Store Bought vs. Built DIY

Discussion in 'Coop & Run - Design, Construction, & Maintenance' started by PullumAmans19, Feb 24, 2017.

  1. PullumAmans19

    PullumAmans19 Just Hatched

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    Okay, so as you may know I am 'new' to the idea of chickens (having researched for 2 months) but I am researching some coop ideas. One of the ones that have stuck out to my family and myself is the idea of buying a middle road coop and building a run. Is this better than buying the coop and run together? Or is DIYing the best option?
     
  2. Ol Grey Mare

    Ol Grey Mare One egg shy of a full carton. ..... Premium Member

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    From an economic standpoint if you are at all able it is most efficient to build your own -- not only will you generally end up with more structure for less money, the materials you use will be superior to those used for most of the "prefab" jobs (unless you are looking at purchasing a shed and doing a conversion) and you will be able to build exactly the coop you want.
     
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  3. PullumAmans19

    PullumAmans19 Just Hatched

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    So even if the coop is good quality, building our own would be best?
     
  4. seanengler

    seanengler Chillin' With My Peeps

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    Depends on your DIY skills too. If you're not good with tools and building things (no idea if you are, or aren't), it could end up costing you more. But generally yeah you can build a coop and a run for a pretty big discount compared to purchasing one from a store. Like previously stated the materials will be superior and will last longer. Some of the better coops I've seen in the stores I can't imagine lasting very many years outdoors exposed to the weather. That being said, there are some really well made ones available at the big ag supply companies near me, but they're verrrrrry expensive. A really good option is a shed kit from a lumber yard. They usually include all the materials you need and plans to build them and cost less than buying a shed. While you build the kit you can easily add lots of ventilation and other necessary changes, chicken doors etc. Let us know what you end up doing!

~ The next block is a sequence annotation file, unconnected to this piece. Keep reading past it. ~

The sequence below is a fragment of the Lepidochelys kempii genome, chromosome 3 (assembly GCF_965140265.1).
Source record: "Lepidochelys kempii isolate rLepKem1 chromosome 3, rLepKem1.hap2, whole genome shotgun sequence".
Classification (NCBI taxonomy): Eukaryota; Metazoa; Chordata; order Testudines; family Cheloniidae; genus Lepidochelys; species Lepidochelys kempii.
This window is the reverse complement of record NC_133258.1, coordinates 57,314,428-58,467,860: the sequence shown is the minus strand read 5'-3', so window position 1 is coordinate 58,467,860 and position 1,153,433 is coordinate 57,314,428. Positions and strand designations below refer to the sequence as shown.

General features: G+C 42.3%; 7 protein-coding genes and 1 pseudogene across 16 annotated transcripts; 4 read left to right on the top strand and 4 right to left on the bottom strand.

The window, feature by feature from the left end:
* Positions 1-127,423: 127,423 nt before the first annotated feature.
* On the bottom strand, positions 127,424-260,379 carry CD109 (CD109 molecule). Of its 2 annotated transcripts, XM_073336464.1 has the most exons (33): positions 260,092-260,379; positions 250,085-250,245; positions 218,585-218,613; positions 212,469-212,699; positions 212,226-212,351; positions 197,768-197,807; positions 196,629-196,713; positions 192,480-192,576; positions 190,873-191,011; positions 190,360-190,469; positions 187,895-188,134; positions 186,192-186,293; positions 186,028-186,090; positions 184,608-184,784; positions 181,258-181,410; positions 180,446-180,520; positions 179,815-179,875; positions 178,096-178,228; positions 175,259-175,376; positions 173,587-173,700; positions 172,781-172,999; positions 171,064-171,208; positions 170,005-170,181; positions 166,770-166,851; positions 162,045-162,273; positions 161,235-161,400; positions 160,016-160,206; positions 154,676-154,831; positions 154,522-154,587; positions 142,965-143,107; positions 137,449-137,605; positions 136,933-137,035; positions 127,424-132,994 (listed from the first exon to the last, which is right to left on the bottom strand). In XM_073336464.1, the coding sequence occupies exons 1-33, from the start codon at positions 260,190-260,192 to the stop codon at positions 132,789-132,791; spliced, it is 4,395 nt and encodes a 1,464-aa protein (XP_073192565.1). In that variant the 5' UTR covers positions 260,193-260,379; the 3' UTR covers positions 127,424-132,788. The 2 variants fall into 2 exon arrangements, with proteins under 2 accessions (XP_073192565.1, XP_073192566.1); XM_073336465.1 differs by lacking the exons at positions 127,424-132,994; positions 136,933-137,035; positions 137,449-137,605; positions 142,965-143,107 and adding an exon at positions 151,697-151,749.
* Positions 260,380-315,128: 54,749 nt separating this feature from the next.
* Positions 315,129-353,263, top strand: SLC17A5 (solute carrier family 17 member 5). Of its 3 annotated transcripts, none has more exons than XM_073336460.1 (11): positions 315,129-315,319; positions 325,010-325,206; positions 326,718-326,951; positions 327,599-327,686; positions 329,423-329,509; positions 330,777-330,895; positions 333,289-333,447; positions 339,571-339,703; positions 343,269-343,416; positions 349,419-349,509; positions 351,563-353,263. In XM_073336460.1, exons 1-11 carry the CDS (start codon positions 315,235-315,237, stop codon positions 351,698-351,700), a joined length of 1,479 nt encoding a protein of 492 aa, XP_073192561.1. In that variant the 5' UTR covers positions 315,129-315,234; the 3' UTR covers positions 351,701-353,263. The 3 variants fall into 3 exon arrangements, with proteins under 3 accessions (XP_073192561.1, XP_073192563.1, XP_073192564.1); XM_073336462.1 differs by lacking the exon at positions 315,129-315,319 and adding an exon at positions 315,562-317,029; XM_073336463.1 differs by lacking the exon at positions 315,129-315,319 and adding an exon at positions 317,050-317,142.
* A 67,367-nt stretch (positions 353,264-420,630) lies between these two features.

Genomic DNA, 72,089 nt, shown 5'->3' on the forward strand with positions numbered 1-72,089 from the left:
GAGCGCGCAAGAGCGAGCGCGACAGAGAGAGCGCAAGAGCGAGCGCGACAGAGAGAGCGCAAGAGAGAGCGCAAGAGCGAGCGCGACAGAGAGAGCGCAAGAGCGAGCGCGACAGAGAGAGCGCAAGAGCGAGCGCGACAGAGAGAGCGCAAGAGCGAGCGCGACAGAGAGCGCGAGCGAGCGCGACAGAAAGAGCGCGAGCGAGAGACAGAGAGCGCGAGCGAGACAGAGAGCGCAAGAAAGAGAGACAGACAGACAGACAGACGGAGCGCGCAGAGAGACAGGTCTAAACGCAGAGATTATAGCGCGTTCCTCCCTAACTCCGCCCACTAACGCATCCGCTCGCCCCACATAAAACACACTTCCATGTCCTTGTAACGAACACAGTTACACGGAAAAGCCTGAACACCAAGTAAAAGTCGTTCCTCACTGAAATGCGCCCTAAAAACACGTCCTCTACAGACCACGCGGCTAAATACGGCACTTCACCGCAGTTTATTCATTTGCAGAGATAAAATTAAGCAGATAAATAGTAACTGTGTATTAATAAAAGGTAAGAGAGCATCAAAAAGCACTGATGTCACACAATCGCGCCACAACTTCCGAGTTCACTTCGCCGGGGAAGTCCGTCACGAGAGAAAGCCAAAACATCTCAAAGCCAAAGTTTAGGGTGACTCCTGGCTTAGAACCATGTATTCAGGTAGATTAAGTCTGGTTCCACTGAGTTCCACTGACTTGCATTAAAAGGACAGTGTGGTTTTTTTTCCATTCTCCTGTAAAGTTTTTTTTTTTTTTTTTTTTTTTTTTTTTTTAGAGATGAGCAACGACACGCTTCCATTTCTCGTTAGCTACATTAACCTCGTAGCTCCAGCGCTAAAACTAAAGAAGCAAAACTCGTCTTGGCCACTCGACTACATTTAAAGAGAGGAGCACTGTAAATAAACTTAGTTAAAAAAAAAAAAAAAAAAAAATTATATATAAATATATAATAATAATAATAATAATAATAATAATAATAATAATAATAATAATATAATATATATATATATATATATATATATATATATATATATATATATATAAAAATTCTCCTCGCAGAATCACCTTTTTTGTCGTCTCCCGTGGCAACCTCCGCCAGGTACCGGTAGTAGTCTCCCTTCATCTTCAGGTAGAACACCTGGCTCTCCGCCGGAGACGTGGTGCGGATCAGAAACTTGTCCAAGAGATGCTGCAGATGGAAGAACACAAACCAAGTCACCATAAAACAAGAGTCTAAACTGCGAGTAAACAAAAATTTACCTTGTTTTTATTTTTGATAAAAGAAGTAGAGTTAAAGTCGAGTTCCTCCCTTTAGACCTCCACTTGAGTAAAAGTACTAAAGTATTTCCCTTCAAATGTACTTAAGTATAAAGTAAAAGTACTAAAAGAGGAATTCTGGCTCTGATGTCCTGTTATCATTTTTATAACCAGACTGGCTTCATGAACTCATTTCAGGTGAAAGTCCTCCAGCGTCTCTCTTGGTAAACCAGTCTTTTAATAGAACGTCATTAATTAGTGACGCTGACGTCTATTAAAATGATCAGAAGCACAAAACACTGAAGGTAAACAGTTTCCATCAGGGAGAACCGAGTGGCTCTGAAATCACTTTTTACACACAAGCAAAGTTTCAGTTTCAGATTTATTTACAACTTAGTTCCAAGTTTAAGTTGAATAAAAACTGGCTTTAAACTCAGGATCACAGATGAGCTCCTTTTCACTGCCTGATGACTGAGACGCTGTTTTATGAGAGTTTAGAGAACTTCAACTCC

5. PullumAmans19

    PullumAmans19 Just Hatched

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    Will do! thanks so much for the info!
     
  6. lutherpug

    lutherpug Chillin' With My Peeps

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    It might be more helpful if you post a link to what you're considering purchasing and get feedback. An experienced eye might be able to point out things about a "good quality" coop that you haven't yet considered.

    I think the majority of folks around here will (rightly) encourage you to build your own as the prefab coops are generally built with subpar materials, aren't big enough, don't incorporate enough ventilation, aren't sturdy enough to ward off a predator attack, etc.

    Good luck!
     
  7. Mr Pink

    Mr Pink Chillin' With My Peeps

    Am no coop expert by any means but what I've seen the farm stores around here sell are cheap pieces of junk
     
  8. Paganrose

    Paganrose Chillin' With My Peeps

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    Most pre-fab coops I have seen are tiny- and usually will only house half the birds stated. Most the ones I have seen are very awkward to clean out also! There may be a few coops that are well built, but then the prices are very high!

    The pre-fab shed is a good option if you are going to have more than a handful of birds and want something you can stand up in to clean. It will require some handiness skills, but is a lot less time/work than from scratch.

    If you are very handy and have the time, building one from Scratch is the most economical, and completely customized!
     
  9. PullumAmans19

    PullumAmans19 Just Hatched

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    Here are pictures of the coop that we ended up buying, it is pressure treated wood all around $400. All in all, very sturdy.
     
  10. Ol Grey Mare

    Ol Grey Mare One egg shy of a full carton. ..... Premium Member

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    What are the dimensions and how many birds are you housing in there? Can you get any photos of the interior? Was the mobility the selling point for you?
     

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